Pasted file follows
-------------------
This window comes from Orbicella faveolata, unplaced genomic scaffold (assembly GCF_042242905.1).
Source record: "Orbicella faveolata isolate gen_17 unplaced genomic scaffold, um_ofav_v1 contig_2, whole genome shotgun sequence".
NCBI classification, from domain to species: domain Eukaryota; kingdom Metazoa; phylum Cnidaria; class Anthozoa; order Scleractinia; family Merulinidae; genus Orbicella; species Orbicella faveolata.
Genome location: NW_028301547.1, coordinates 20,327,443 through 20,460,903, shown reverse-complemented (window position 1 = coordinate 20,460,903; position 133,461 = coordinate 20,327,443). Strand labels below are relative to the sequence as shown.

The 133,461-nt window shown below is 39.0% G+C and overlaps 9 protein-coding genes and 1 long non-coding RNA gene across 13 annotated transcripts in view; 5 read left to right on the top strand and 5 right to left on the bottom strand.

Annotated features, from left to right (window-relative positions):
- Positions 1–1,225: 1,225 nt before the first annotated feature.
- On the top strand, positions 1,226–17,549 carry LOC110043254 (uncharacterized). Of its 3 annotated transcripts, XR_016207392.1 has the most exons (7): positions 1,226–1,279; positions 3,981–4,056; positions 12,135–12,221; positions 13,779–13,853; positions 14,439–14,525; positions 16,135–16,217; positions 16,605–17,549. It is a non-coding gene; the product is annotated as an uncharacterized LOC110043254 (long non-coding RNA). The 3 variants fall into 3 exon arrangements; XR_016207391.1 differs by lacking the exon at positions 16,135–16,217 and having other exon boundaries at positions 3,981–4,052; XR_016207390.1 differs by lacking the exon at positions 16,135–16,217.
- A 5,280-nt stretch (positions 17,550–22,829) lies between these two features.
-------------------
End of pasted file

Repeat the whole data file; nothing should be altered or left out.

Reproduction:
This window comes from Orbicella faveolata, unplaced genomic scaffold (assembly GCF_042242905.1).
Source record: "Orbicella faveolata isolate gen_17 unplaced genomic scaffold, um_ofav_v1 contig_2, whole genome shotgun sequence".
NCBI classification, from domain to species: domain Eukaryota; kingdom Metazoa; phylum Cnidaria; class Anthozoa; order Scleractinia; family Merulinidae; genus Orbicella; species Orbicella faveolata.
Genome location: NW_028301547.1, coordinates 20,327,443 through 20,460,903, shown reverse-complemented (window position 1 = coordinate 20,460,903; position 133,461 = coordinate 20,327,443). Strand labels below are relative to the sequence as shown.

The 133,461-nt window shown below is 39.0% G+C and overlaps 9 protein-coding genes and 1 long non-coding RNA gene across 13 annotated transcripts in view; 5 read left to right on the top strand and 5 right to left on the bottom strand.

Annotated features, from left to right (window-relative positions):
- Positions 1–1,225: 1,225 nt before the first annotated feature.
- On the top strand, positions 1,226–17,549 carry LOC110043254 (uncharacterized). Of its 3 annotated transcripts, XR_016207392.1 has the most exons (7): positions 1,226–1,279; positions 3,981–4,056; positions 12,135–12,221; positions 13,779–13,853; positions 14,439–14,525; positions 16,135–16,217; positions 16,605–17,549. It is a non-coding gene; the product is annotated as an uncharacterized LOC110043254 (long non-coding RNA). The 3 variants fall into 3 exon arrangements; XR_016207391.1 differs by lacking the exon at positions 16,135–16,217 and having other exon boundaries at positions 3,981–4,052; XR_016207390.1 differs by lacking the exon at positions 16,135–16,217.
- A 5,280-nt stretch (positions 17,550–22,829) lies between these two features.